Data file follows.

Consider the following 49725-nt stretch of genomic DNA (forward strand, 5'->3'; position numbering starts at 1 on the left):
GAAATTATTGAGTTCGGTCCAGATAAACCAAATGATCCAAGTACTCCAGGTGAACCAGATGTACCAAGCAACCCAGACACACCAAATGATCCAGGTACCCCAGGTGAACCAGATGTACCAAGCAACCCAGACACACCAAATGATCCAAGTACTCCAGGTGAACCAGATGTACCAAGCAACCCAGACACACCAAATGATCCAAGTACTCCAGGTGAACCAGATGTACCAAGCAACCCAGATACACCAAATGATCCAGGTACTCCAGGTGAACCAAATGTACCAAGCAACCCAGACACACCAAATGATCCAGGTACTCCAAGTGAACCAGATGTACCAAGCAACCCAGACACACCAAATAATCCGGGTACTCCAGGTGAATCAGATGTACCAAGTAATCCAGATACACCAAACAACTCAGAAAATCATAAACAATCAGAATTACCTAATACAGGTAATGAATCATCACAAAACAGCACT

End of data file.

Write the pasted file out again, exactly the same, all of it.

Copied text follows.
Consider the following 49725-nt stretch of genomic DNA (forward strand, 5'->3'; position numbering starts at 1 on the left):
GAAATTATTGAGTTCGGTCCAGATAAACCAAATGATCCAAGTACTCCAGGTGAACCAGATGTACCAAGCAACCCAGACACACCAAATGATCCAGGTACCCCAGGTGAACCAGATGTACCAAGCAACCCAGACACACCAAATGATCCAAGTACTCCAGGTGAACCAGATGTACCAAGCAACCCAGACACACCAAATGATCCAAGTACTCCAGGTGAACCAGATGTACCAAGCAACCCAGATACACCAAATGATCCAGGTACTCCAGGTGAACCAAATGTACCAAGCAACCCAGACACACCAAATGATCCAGGTACTCCAAGTGAACCAGATGTACCAAGCAACCCAGACACACCAAATAATCCGGGTACTCCAGGTGAATCAGATGTACCAAGTAATCCAGATACACCAAACAACTCAGAAAATCATAAACAATCAGAATTACCTAATACAGGTAATGAATCATCACAAAACAGCACT